Unintended modifications of chronic medication due to admission to an intensive care unit.

Onderzoeksoutput: Meeting abstract (Journal)

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Background and Objective
Admission to an intensive care unit (ICU) may entail an elevated risk of drug discrepancies (DD) due to the focus of care on stabilization of the patient.
The objective of the study was to investigate whether an ICU stay leads to more DD's in particular with respect to chronic medication.
Design
Observational, prospective, controlled cohort study. At hospital admission, the medication history was documented by a pharmacist. For drugs administered during hospitalization and prescribed at discharge, physicians' medication records were consulted. For patients transferred from the ICU to another ward, and who were later discharged from the hospital, the medication list and the medication scheme in the discharge letter respectively, were compared with the pharmacist-acquired medication history with special focus on chronic drugs.
Setting
Two adult ICU's (study group) and one cardiologic care unit (control group) of a Belgian university hospital (UZ Brussel).
Main outcome measures
The percentage of patients with unintended DD and the incidence as well as the type of DD in chronic medication.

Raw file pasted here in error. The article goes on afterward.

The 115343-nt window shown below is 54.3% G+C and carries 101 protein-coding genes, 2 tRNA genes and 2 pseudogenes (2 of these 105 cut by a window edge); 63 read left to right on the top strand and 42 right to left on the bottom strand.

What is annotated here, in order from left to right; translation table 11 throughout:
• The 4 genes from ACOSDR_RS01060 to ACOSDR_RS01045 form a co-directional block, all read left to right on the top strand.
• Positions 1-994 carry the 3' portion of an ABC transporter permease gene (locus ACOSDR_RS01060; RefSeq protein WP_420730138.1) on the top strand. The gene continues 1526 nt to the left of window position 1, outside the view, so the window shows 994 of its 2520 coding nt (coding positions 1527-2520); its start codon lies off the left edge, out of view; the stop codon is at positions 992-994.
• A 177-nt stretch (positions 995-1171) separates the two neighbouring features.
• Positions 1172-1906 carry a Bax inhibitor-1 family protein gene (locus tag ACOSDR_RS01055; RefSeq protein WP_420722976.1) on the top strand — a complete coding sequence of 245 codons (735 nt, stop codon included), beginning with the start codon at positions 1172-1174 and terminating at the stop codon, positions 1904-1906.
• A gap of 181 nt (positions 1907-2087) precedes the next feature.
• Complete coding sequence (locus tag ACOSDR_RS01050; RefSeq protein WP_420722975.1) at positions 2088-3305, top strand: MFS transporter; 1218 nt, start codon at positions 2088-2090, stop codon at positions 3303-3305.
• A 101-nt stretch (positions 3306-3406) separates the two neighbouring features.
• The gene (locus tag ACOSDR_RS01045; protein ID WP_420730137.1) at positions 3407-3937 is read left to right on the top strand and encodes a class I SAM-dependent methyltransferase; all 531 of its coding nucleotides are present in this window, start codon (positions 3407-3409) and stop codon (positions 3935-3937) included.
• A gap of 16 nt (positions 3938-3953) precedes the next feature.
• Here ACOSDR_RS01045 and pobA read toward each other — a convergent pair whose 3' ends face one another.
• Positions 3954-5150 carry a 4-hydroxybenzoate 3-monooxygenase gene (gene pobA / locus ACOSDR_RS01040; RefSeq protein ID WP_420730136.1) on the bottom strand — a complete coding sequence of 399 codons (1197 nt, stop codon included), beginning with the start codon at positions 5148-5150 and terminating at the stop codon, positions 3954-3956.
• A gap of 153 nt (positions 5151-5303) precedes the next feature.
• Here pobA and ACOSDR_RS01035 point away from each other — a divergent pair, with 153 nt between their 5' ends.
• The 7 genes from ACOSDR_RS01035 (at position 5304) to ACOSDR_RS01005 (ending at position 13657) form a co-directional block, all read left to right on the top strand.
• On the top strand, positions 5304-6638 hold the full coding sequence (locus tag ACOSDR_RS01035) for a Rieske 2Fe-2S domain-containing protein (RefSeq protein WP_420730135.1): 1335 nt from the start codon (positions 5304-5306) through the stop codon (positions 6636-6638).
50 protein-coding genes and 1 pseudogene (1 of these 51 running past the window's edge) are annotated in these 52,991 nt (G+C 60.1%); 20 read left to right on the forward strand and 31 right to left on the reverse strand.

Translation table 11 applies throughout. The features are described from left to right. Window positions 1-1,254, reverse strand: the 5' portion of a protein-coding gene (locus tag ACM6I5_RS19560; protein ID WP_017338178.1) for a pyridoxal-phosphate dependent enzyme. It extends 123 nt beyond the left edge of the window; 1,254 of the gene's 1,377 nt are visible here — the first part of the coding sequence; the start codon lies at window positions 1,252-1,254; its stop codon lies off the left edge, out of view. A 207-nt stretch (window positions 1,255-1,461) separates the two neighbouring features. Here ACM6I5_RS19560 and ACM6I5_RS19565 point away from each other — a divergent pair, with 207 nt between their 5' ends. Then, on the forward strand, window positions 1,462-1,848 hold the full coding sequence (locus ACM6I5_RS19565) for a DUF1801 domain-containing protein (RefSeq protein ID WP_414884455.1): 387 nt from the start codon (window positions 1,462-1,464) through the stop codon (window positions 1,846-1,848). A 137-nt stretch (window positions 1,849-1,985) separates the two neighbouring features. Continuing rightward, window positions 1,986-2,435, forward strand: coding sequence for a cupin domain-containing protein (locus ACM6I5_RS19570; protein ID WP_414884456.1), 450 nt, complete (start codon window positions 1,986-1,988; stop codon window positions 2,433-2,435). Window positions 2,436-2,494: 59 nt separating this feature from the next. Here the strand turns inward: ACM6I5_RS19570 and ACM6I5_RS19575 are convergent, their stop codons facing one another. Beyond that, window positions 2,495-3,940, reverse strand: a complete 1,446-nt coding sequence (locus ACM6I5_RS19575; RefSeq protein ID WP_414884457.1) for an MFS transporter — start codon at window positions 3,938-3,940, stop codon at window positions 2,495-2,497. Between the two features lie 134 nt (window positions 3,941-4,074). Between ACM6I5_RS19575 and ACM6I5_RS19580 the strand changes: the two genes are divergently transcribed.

Results
The study group consisted of 24 patients and the control group of 12 patients. In the study group 67% of the patients had one or more discrepancies in the medication history vs. 83% in the control group. There was no statistically significant difference in the number of DD between the two groups (Mann-Whitney test; U=135,5; n1=24; n2=12; p=0,77; ?=0,05). The most common discrepancy was omission of a chronic medication.
At the time of transfer from the ICU to another medical ward, 83% of the patients had one or more DD. The most common discrepancy was again omission of a chronic medication.
At hospital discharge, the percentage of patients with unintended DD was remarkably higher for the study group (81%) than for the control group (55%). There were statistically significant more DD in the study group than in the control group (Mann-Whitney test; U=63,5; n1=21; n2=11; p=0,036; ?=0,05). The most common discrepancy was omission of a chronic medication in the discharge letter. The percentage of unintended DD at discharge due to the ICU stay was 36%.
Conclusions
The stay in an ICU leads to more unintended DD in chronic medication. Some discrepancies are solved during the further hospitalization, but an important number results in DD at hospital discharge. At transition periods, structural medication reconciliation is necessary to prevent drug discrepancies. The complete and accurate transfer of information between hospital health care providers, patients and health care providers at home is crucial to prevent drug related problems.
Originele taal-2English
Pagina's (van-tot)277
Aantal pagina's1
TijdschriftPharmacy World & Science
Volume32
StatusPublished - 13 mrt 2010
EvenementUnknown - Stockholm, Sweden
Duur: 21 sep 200925 sep 2009

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